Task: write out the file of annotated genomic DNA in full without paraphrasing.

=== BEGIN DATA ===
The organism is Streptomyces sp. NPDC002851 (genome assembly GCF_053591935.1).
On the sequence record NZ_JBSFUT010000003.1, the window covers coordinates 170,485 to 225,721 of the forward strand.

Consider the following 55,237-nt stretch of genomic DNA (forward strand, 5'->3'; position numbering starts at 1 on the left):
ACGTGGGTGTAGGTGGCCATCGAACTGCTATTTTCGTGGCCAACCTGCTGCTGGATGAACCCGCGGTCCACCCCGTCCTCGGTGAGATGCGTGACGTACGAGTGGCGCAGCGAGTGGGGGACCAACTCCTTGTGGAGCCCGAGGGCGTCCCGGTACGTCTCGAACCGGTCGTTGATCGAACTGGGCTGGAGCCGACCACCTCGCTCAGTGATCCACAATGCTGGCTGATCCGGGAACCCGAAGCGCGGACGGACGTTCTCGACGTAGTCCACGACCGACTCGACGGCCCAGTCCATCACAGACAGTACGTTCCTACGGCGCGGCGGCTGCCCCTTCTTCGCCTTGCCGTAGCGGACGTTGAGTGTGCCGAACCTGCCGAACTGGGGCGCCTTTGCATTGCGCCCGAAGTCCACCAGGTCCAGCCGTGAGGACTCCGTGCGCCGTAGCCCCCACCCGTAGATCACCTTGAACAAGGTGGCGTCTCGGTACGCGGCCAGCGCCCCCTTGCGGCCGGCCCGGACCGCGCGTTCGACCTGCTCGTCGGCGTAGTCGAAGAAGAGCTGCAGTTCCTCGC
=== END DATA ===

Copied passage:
The organism is Streptomyces sp. NPDC002851 (genome assembly GCF_053591935.1).
On the sequence record NZ_JBSFUT010000003.1, the window covers coordinates 170,485 to 225,721 of the forward strand.

Consider the following 55,237-nt stretch of genomic DNA (forward strand, 5'->3'; position numbering starts at 1 on the left):
ACGTGGGTGTAGGTGGCCATCGAACTGCTATTTTCGTGGCCAACCTGCTGCTGGATGAACCCGCGGTCCACCCCGTCCTCGGTGAGATGCGTGACGTACGAGTGGCGCAGCGAGTGGGGGACCAACTCCTTGTGGAGCCCGAGGGCGTCCCGGTACGTCTCGAACCGGTCGTTGATCGAACTGGGCTGGAGCCGACCACCTCGCTCAGTGATCCACAATGCTGGCTGATCCGGGAACCCGAAGCGCGGACGGACGTTCTCGACGTAGTCCACGACCGACTCGACGGCCCAGTCCATCACAGACAGTACGTTCCTACGGCGCGGCGGCTGCCCCTTCTTCGCCTTGCCGTAGCGGACGTTGAGTGTGCCGAACCTGCCGAACTGGGGCGCCTTTGCATTGCGCCCGAAGTCCACCAGGTCCAGCCGTGAGGACTCCGTGCGCCGTAGCCCCCACCCGTAGATCACCTTGAACAAGGTGGCGTCTCGGTACGCGGCCAGCGCCCCCTTGCGGCCGGCCCGGACCGCGCGTTCGACCTGCTCGTCGGCGTAGTCGAAGAAGAGCTGCAGTTCCTCGC